"Fiction is the purest art. Commercial fiction is the butter, the darkest chocolate, and the finest malt. That's why we are so addicted to it."--Angie Brooksby-Arcangioli
Now, that is fin-worthy advice indeed. Do it!
I'm having it tattoed on my ass, along with AARP.
xkcd rocks no matter what they post. I personally have about nine of their things saved on my harddrive.Personal fav is the one about the windmills.
Big fat AMEN to Emmy Noether being an amazing mathematician. The theory named after her was one of the most mind-blowing things I learned in grad school. And I was genuinely thrilled when I learned the famous "Noether's thereom" was named after a woman. Role models do matter.
That's a worthy saying to have tattooed upon your body, but this one here seems right up your alley too:http://www.rall.com/rallblog/2011/05/11/ted-rall-tattoo-art
You've been posting all sorts of inspirational stuff lately! I like it.Also, I'm still laughing at "Also, avoid radium. It kills you."My word verification is "third". I hope tomorrow will be the third day in a row you've posted something awesome.
Oh gosh yes! I always xkcd, but I particularly adore this one. So many great women in science that were forgotten.Amen to the tattoo. ;)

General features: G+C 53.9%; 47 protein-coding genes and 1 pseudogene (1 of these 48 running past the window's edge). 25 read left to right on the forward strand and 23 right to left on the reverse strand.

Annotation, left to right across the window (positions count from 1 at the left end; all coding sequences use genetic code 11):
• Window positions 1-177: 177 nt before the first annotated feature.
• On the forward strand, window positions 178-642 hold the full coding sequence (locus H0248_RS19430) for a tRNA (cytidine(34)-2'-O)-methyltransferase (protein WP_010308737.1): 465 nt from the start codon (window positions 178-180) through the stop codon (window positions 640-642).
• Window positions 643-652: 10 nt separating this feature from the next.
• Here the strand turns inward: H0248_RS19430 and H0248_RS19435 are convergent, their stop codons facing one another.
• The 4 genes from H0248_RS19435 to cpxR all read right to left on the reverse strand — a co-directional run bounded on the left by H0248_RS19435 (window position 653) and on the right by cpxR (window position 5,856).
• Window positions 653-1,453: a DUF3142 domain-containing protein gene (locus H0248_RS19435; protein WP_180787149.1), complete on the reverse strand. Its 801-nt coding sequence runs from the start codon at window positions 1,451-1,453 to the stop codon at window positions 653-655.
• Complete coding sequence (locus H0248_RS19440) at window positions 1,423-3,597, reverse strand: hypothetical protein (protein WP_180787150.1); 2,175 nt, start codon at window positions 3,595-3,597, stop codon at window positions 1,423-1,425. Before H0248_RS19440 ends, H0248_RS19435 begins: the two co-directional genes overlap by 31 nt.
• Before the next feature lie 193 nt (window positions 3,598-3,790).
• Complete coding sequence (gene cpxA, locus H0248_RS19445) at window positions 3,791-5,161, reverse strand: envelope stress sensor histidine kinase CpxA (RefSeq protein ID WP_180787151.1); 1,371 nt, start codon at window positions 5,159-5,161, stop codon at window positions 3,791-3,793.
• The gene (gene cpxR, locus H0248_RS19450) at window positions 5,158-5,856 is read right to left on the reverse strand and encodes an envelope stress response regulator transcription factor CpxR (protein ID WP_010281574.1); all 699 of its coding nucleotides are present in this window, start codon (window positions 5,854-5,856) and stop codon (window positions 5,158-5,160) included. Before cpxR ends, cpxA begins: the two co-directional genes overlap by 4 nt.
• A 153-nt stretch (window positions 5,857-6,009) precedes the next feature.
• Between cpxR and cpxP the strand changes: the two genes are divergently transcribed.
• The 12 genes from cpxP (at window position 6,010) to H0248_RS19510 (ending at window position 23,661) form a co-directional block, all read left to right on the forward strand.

That's going to be hard for others to read when you're moving with any kind of speed. Is it your intention to confuse your enemies?Like: "what is that thing coming at me, it looks, kinda, like a shark. Oh wait its a comic. I can't quite read it yet... Oh my, that's pretty funny-" CRUNCH.
Loved this strip, though it does make me mad that those brilliant women had to play second-fiddle to their male colleagues just because of male insecurity. I loved the part about persisting with something because you want to do it, not because it's a way to get famous.
Totally love this.Oh, and also: Girls CAN do math, and science chicks rock.
XKCD rocks, my bulletin board is covered with prints (including this one). When I was in school (back when dinosaurs roamed the earth) girls who were good at math and science were channeled into becoming nurses, dieticians and teachers. Boys were down the hall (yes, career day was segregated) learning about being doctors and astronauts. I defied them by getting my first degree in engineering and my second in law. Achievement is at the intersection of wanting and trying. BTW, not a thing wrong with nursing, teaching or nutrition. I know awesome pros in these fields - both male and female. Just wanted to have my choices expanded, not contracted.
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